SUNDAY, APRIL 9, 10:30AM-12:00PM
TRACK: ONE WELFARE
SPEAKER: Kate Nattrass Atema, Director, Companion Animal Welfare Programme, International Fund for Animal Welfare (IFAW)
Even when dogs are predominantly free-roaming, domestic dogs almost always rely on humans for many aspects of their well-being, including food, water, basic veterinary care, social interaction and safety. It follows, therefore, that interventions to improve dog welfare should target human behaviours linked to the provision of these basic needs, rather than focusing solely on the dogs themselves. Interestingly, though, anecdotal reports from a number of traditional dog welfare interventions, including those focusing primarily on sterilization, vaccination, and rescue/rehoming of dogs, show that human attitudes and behaviours toward dogs sometimes (but not always) appear to change in response to these interventions. Why do these tried-and-true interventions sometimes work, and why do they sometimes fail?
In a 2014 exploratory study, we interviewed 41 field experts in dog population management and related disciplines globally to better understand the social or human-based changes that may result from traditional dog population management interventions (Atema and Arluke, 2016). The study revealed a “Cycle of Intolerance”, which demonstrates how poor dog welfare, negative attitudes toward dogs, and divisive human behaviors are often interlinked, and result in a systematic social barrier to the provision of basic dog care by people.
Conversely, we can also discuss how the right type of intervention can impact this cycle, resulting in positive human attitude and behavior change. This presentation will share this research as well as how we can learn from it by putting the human experience at the center of program design. We will share a novel participatory approach we call “Humane Community Development” which is being adapted to help communities around the world put aside their interpersonal conflicts to design and sustain humane dog management programs.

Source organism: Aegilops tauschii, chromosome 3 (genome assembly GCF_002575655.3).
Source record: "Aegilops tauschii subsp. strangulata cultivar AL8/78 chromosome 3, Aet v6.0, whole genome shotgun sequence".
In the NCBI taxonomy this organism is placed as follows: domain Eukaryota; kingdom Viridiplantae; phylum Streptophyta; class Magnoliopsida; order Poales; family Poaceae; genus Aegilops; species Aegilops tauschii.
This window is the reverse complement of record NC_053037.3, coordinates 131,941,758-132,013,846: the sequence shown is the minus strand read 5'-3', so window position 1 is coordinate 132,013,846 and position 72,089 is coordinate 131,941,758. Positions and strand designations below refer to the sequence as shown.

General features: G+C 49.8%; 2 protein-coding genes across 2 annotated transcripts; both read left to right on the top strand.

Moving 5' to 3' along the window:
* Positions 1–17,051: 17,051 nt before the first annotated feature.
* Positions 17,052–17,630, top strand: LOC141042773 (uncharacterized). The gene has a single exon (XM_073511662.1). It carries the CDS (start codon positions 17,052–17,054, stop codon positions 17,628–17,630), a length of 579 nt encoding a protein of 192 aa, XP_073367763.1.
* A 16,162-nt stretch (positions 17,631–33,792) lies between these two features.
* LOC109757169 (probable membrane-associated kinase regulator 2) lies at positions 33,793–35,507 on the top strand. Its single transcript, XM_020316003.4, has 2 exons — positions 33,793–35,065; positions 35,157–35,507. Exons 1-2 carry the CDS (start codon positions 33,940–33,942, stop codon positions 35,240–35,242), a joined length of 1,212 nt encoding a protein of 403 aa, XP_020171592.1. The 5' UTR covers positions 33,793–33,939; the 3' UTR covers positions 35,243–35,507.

Three Key Learnings:
1. Human behavior change is essential to sustained animal welfare.
2. Poor animal welfare impacts people in many ways, some of which have little to do with the animals themselves.
3. Sustainable dog welfare interventions should address the source of human attitudes and conflict to unleash positive community interactions which can sustain animal welfare over time.
Kate Atema leads the global companion animal programme for the International Fund for Animal Welfare (IFAW), overseeing dog and cat welfare projects in 10 countries across 5 continents. Her work focuses primarily on community engagement and the development of sustainable approaches to dog and cat welfare, which contribute to improvement in the lives of dogs, cats and people. Though based in the US, she and her dog, Ivy, from Mistissini, Quebec, enjoy singing 'O Canada' together often.